At the risk of simplifying its foreign policy, in the United States, the tradition is concentration and simplification. This is exactly the reason why a series of State of the Union addresses go down in history as doctrines. Monroe was the originator in the third decade of the 19th century. He made it clear that Washington would not tolerate European intervention in the Americas.
Following him, in 1917, President Woodrow Wilson managed the country’s embroilment in World War I, and in 1919-20 attempted to regulate international stability through the League of Nations — an attempt that was thwarted by the Senate, which overruled the Treaty of Versailles and resulted in the United States’ regression into isolationism. Then, with his doctrine, President Harry S. Truman asked Congress to support Greece and Turkey against the threat of Soviet Communism. Using the Marshall Plan as his main tool he sent aid to Western Europe, establishing the United States as a permanent and key parameter to maintain the power balance in Europe.
Both President Dwight D. Eisenhower in 1958 and President Jimmy Carter in 1979 claimed the title of “doctrine” for their foreign policy in the Middle East, but neither seems to be justified by history. The former stated that Washington would prevent the expansion of “international communism” in the region, and the latter pledged to use whatever means necessary to advocate the country’s vital interests in the Middle East and Southwest Asia.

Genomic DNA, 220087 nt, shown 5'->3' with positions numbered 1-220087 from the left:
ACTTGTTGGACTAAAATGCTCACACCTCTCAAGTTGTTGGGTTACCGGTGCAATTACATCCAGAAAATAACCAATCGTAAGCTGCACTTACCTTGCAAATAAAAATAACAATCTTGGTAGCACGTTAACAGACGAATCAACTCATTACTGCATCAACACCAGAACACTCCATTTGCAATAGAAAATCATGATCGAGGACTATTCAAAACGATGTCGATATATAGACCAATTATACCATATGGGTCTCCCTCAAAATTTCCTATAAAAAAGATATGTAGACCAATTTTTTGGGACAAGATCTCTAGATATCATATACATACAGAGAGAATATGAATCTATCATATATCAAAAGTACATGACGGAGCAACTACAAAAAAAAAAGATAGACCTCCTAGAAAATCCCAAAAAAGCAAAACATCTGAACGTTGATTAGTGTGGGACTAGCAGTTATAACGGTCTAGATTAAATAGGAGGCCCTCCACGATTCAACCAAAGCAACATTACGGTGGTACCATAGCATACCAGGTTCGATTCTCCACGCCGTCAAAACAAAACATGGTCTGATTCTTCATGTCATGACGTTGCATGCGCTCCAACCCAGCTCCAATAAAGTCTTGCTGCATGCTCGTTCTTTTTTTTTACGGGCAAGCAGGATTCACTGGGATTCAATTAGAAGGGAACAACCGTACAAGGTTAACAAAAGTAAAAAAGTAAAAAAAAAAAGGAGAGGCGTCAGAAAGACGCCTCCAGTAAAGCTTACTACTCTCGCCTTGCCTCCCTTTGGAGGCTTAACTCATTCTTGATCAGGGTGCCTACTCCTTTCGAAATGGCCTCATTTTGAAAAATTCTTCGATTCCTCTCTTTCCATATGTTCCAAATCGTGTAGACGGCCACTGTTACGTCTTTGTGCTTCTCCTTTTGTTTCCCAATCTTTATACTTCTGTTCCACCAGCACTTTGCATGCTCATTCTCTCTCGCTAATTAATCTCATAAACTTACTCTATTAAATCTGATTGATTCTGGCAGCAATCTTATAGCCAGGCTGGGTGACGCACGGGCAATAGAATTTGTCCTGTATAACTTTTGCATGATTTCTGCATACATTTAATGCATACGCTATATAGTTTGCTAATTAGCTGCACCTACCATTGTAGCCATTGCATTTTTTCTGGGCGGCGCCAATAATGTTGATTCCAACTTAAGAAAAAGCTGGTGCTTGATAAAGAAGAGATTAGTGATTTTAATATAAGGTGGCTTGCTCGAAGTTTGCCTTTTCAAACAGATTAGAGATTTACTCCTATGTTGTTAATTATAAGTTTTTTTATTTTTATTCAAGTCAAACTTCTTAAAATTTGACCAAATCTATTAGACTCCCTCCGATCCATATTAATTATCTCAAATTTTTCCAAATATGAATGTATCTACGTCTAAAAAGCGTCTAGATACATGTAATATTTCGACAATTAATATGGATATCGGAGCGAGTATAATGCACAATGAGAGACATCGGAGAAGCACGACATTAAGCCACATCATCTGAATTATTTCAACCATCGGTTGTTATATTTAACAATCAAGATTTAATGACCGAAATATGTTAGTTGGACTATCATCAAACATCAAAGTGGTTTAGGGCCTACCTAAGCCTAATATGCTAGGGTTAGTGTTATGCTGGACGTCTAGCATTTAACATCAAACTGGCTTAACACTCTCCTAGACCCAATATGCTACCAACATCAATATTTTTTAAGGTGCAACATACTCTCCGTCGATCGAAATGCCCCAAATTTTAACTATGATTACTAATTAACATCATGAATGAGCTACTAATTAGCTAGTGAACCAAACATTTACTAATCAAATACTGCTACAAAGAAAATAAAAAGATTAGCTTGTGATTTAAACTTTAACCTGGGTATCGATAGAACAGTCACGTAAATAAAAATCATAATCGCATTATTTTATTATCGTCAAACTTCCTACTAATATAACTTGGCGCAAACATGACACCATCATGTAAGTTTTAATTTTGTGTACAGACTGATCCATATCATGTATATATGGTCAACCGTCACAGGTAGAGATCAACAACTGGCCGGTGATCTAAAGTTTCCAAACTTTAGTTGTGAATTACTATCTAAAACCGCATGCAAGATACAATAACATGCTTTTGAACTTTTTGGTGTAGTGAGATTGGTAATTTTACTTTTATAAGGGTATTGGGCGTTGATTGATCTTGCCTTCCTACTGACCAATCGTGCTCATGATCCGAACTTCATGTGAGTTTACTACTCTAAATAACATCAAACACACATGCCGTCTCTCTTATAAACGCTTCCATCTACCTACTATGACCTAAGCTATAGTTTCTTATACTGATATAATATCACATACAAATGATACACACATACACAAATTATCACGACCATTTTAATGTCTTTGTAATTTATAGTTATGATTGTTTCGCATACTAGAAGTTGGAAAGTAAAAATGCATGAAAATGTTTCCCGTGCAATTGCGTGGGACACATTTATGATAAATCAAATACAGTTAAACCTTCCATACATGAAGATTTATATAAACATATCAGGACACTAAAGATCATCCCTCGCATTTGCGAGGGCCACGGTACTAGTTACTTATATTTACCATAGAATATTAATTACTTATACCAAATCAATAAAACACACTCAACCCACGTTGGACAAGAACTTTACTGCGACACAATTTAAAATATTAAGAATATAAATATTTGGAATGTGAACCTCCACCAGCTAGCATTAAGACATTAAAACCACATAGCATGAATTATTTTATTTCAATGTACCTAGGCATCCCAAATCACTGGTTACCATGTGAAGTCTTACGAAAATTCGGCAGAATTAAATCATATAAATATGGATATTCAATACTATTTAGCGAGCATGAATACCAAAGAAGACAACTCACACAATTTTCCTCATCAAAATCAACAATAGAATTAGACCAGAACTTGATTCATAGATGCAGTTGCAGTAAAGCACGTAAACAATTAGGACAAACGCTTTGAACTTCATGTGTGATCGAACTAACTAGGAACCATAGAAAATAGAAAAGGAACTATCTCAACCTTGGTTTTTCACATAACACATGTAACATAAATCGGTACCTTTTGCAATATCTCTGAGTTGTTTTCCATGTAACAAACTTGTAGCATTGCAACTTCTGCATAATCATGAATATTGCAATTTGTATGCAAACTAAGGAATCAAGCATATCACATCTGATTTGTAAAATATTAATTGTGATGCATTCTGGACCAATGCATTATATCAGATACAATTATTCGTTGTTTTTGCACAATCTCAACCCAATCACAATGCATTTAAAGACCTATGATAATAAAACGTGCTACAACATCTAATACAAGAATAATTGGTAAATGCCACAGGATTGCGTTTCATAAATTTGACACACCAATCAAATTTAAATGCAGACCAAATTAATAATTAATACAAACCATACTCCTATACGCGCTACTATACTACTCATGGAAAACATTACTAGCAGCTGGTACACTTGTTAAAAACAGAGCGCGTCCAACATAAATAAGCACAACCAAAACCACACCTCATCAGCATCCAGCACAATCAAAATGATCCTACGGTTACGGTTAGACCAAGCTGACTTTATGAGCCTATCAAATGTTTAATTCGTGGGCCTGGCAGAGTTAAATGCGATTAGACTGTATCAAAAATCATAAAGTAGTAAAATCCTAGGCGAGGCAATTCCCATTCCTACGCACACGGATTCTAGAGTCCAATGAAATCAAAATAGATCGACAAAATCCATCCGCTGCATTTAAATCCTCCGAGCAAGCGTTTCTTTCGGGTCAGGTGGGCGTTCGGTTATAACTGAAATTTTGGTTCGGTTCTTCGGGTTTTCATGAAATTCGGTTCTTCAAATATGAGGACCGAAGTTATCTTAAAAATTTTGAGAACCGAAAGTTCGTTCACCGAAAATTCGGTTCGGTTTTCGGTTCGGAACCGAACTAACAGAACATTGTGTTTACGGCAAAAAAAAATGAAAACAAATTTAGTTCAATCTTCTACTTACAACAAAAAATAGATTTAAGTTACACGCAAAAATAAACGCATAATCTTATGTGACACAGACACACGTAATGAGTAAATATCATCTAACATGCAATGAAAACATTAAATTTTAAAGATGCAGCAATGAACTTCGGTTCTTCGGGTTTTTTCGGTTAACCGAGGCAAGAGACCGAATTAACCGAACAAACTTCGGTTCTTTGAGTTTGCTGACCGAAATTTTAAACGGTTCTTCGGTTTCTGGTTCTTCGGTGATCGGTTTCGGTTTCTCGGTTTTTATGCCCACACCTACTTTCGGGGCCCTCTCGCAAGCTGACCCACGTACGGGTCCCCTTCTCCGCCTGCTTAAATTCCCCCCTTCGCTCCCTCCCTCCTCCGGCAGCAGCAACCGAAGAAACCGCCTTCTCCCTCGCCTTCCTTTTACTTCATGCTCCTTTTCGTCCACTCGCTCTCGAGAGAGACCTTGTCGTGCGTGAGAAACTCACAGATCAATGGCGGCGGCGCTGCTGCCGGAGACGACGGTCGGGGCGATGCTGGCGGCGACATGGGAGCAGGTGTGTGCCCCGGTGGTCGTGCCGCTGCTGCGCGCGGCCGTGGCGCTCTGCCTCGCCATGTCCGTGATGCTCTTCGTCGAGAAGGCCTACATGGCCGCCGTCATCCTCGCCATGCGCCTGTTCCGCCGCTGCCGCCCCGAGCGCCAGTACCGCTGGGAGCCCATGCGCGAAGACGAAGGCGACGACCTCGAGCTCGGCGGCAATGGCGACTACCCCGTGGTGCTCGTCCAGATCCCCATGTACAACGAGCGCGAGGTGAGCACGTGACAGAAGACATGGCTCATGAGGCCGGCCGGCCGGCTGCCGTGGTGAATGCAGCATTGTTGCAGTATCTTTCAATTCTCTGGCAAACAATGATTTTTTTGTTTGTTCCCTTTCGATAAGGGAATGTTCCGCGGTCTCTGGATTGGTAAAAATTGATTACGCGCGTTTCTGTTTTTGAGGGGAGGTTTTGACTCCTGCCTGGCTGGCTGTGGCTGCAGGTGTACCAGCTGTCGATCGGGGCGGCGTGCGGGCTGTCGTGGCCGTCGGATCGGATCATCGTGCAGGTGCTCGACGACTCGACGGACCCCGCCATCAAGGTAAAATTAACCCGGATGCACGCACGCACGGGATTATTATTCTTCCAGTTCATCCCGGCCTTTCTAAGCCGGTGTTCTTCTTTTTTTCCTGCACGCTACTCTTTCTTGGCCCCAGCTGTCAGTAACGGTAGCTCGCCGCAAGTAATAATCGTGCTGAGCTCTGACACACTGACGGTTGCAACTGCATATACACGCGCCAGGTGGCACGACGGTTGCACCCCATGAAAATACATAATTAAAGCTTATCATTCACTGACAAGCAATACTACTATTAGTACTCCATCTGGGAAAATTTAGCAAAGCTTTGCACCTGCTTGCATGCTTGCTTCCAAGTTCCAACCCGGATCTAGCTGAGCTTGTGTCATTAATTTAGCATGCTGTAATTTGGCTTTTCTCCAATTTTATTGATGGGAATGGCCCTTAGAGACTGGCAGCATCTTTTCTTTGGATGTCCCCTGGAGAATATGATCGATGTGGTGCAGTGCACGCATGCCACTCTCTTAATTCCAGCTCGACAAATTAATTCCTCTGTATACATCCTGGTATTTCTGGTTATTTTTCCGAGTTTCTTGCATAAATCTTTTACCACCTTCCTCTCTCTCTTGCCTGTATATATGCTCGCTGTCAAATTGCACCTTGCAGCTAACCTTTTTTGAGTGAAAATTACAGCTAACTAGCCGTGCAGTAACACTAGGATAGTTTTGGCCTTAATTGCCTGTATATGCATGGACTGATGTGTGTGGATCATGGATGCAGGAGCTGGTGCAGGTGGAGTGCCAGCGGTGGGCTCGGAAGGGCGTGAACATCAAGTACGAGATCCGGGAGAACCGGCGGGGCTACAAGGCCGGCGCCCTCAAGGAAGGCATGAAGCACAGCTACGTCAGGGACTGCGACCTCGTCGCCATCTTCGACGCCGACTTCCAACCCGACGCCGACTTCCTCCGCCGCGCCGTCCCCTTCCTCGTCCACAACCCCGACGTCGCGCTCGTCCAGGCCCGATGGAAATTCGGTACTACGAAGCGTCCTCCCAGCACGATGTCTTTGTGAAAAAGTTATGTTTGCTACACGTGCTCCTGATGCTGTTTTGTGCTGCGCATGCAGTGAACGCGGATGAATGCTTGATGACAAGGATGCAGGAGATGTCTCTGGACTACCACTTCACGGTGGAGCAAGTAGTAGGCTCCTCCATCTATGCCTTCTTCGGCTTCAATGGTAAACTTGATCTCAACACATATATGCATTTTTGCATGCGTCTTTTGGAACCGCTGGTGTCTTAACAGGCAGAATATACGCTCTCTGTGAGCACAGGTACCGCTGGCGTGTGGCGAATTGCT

As Barack Obama’s second term as president ends, he can rightly underscore in his State of the Union address to Congress that “the United States of America is the most powerful nation on Earth. Period.” In Obama’s second term, the great illusion that put the seal on both the Clinton and the Bush Jr. presidencies — that the United States, which won the Cold War, is entitled and obliged to impose a global Pax Americana — was quietly and gradually abandoned. It is a dangerous approach to the logic of a self-fulfilling prophecy, and expedites the development [of groups] that want to prevent the worldwide hegemony of the United States.
Obama — who is advancing toward a comprehensive approach to Moscow and tying up loose ends with Tehran — managed to catch the Russia-China-Germany train in the nick of time. On the other hand, emerging powers such as India, despite their discontent with the until recently unilateral American interventionism, have never ventured a coalition or alliance against the United States since an even problematic balance with Washington emerged as a more convenient option than a disgruntled front.
A typical example is U.S. foreign policy in Ukraine, which started as an attempt to interfere with Moscow-Berlin bilateral strategic cooperation, a momentum that inevitably resulted in the Russian approach to China. Nowadays in the Middle East, the updated and re-issued balance of power model, which was [originally] shaped with the cooperation of the great powers and the help of Metternich, Talleyrand, Castlereagh and Iohannis Kapodistrias at the Congress of Vienna in 1814-15, and which granted Europe a whole century without widespread warfare, is being tested.
So far, the United States has regarded the emerging multipolar and (according to some) post-American world with fear, but Obama’s policy shift sends the message that Americans are confident that in the new political landscape, their hegemony is not threatened.